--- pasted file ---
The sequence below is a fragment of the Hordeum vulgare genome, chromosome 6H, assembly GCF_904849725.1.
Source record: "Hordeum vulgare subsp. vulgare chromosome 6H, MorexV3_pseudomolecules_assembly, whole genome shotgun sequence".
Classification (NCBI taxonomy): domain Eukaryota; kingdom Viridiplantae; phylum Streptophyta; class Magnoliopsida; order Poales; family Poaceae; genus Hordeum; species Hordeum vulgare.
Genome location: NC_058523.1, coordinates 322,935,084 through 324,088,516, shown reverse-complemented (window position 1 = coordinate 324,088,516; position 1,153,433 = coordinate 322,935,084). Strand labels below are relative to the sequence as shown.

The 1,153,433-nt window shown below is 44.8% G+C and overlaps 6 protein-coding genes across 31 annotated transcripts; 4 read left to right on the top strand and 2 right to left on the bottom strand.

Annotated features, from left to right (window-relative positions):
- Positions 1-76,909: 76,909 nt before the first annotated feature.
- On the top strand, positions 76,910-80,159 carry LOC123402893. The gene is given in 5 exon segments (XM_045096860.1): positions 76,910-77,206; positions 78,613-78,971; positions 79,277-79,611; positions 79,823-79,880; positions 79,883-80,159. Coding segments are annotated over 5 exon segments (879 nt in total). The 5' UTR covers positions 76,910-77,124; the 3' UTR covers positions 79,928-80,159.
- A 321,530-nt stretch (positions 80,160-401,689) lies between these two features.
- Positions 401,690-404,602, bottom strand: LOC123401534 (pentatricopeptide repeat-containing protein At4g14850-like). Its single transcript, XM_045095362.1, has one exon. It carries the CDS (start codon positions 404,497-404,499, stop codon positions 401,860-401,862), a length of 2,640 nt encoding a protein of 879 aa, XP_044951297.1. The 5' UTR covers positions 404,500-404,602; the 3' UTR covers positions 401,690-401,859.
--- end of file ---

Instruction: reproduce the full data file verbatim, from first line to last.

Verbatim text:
The sequence below is a fragment of the Hordeum vulgare genome, chromosome 6H, assembly GCF_904849725.1.
Source record: "Hordeum vulgare subsp. vulgare chromosome 6H, MorexV3_pseudomolecules_assembly, whole genome shotgun sequence".
Classification (NCBI taxonomy): domain Eukaryota; kingdom Viridiplantae; phylum Streptophyta; class Magnoliopsida; order Poales; family Poaceae; genus Hordeum; species Hordeum vulgare.
Genome location: NC_058523.1, coordinates 322,935,084 through 324,088,516, shown reverse-complemented (window position 1 = coordinate 324,088,516; position 1,153,433 = coordinate 322,935,084). Strand labels below are relative to the sequence as shown.

The 1,153,433-nt window shown below is 44.8% G+C and overlaps 6 protein-coding genes across 31 annotated transcripts; 4 read left to right on the top strand and 2 right to left on the bottom strand.

Annotated features, from left to right (window-relative positions):
- Positions 1-76,909: 76,909 nt before the first annotated feature.
- On the top strand, positions 76,910-80,159 carry LOC123402893. The gene is given in 5 exon segments (XM_045096860.1): positions 76,910-77,206; positions 78,613-78,971; positions 79,277-79,611; positions 79,823-79,880; positions 79,883-80,159. Coding segments are annotated over 5 exon segments (879 nt in total). The 5' UTR covers positions 76,910-77,124; the 3' UTR covers positions 79,928-80,159.
- A 321,530-nt stretch (positions 80,160-401,689) lies between these two features.
- Positions 401,690-404,602, bottom strand: LOC123401534 (pentatricopeptide repeat-containing protein At4g14850-like). Its single transcript, XM_045095362.1, has one exon. It carries the CDS (start codon positions 404,497-404,499, stop codon positions 401,860-401,862), a length of 2,640 nt encoding a protein of 879 aa, XP_044951297.1. The 5' UTR covers positions 404,500-404,602; the 3' UTR covers positions 401,690-401,859.